Comments to the FTC on Accuracy in Background Checks and Insurance Reports

The FTC should separately undertake a review of inaccuracies in employment reports and insurance claims reports.  From our experience, job applicants and employees encounter significant problems when an erroneous criminal history is reported to an employer. Local, state and federal court records are public records that are available to anyone and are not compiled for the purpose of furnishing data to consumer reporting agencies.

Should Insurance Companies Be Able to Use Credit Reports? A Customer Says "No"

December 31, 1969
December 31,1969

I was told that all insurance companies now do a credit search and that part of setting the insurance rate is based on the result of the credit search. I was not told that any returned rating would allow my insurance rates to go down (perhaps implying that the best credit rating can only minimize rate increases).

Comments to California Department of Insurance Concerning Privacy of Personal Financial and Medical Record Information

We are pleased to see that the proposed regulations, as revised, include a number of changes that will benefit individual privacy interests. We commend the staff of the Department for efforts to balance multiple interests and their willingness to consider our concerns about loss of personal privacy.

Medical Records Privacy: Fears and Expectations of Patients

The title of this talk is "Medical Records Privacy: Fears and Expectations of Patients". So you can get an understanding of my point of view, I want to start out by talking about our project, the Privacy Rights Clearinghouse, and then make several points about the topic.

Joint Comments to the California Department of Insurance Proposed Regulations RH 03031129: Property Loss Databases

A crisis exists in California's homeowner's insurance market. In May of this year, the Department noted a four-fold increase in the number of consumer complaints about homeowner's insurance, topping the Department's complaint hotline.2 Non-renewal of coverage was a leading cause of consumer complaints, nearly always based on information included in a CLUE or A-Plus report. Adverse insurer decisions based upon inaccurate information included in reports was also a leading cause of consumer complaints.

One of the most troubling practices noted was that of a consumer's insurance being cancelled simply because the individual made an inquiry to the insurer without ever having filed a claim for loss.

Comments to the California Department of Insurance Proposed Regulations ER05043832: Property Loss Databases

The Privacy Rights Clearinghouse (PRC) is please to write in support of the Department’s continuing efforts to protect California consumers from adverse insurance decisions based on error ridden claims history reports. A steady stream of consumer complaints filed with the Department as well as the PRC’s experience with consumer concerns make further action by the Department both justified and necessary.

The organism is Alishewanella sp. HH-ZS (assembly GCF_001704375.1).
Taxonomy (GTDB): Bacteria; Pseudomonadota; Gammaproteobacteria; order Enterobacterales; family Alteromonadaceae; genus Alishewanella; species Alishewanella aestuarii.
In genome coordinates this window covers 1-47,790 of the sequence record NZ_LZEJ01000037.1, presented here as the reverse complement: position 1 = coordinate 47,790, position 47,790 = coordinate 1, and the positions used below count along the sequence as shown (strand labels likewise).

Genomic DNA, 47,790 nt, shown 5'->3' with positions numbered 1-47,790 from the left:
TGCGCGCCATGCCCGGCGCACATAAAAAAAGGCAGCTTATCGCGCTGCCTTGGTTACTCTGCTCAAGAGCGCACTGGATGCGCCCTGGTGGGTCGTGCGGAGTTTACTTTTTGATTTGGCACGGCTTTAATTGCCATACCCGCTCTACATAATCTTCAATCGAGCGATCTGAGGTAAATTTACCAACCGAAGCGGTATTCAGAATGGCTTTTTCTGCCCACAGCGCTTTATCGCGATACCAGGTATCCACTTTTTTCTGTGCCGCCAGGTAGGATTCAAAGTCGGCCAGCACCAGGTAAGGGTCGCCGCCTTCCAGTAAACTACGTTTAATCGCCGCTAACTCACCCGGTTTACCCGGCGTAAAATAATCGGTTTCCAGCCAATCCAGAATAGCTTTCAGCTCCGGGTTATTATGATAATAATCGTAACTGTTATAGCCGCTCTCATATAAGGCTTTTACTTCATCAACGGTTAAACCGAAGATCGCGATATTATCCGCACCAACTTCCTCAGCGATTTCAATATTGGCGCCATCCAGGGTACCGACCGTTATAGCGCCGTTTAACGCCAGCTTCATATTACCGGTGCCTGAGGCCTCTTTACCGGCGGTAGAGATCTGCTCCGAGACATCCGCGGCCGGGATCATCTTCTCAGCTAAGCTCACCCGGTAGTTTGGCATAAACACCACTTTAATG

Consumers Can Get Free “Specialty” Consumer Reports Starting December 1, 2004

SAN DIEGO, CA – The arrival of free credit reports on December 1st is getting a lot of attention these days. (www.ftc.gov/bcp/conline/pubs/credit/freereports.htm) But there is another kind of report, called “specialty consumer reports,” that individuals can obtain at no charge beginning on the first of the month. The federal law that requires credit reporting bureaus to provide free reports is the Fair and Accurate Credit Transactions Act, also known as FACTA. The law also gives consumers the right to one free report prepared by a “nationwide specialty consumer reporting agency” that compiles files on consumers.

“Pay As You Drive” Automobile Insurance: Comments on the Need to Guard Personal Privacy

On June 18, 2008, PRC and Privacy Activism responded to a call for comments when DOI first considered adopting a pay-drive program.

Our June 2008 comments discuss the serious threats to privacy inherent in a pay-drive program that depends on data gathered by onboard technology. Our concerns extended not only to the kinds of data collected by installed devices but also to the potential and unforeseen secondary uses of collected data. With few exceptions, our concerns about the threats to privacy and potential secondary uses of data remain essentially unchanged from those expressed in June 2008.

“Pay As You Drive” Automobile Insurance: The Need to Guard Personal Privacy

Privacy Rights Clearinghouse and PrivacyActivism agree that a pay-drive plan that offers financial incentives for those who drive infrequently or who may choose to carpool or take public transportation has enormous potential for reducing traffic and protecting the environment. However, we respectfully disagree with the Commissioner’s statements in his August 3, 2009, press release that the regulations protect the privacy of California drivers.

Also, regrettably, neither the Department’s press release nor the amended regulations explain how the privacy of California drivers is protected.

Pages

Showing 1-10 of 12 results
Subscribe to insurance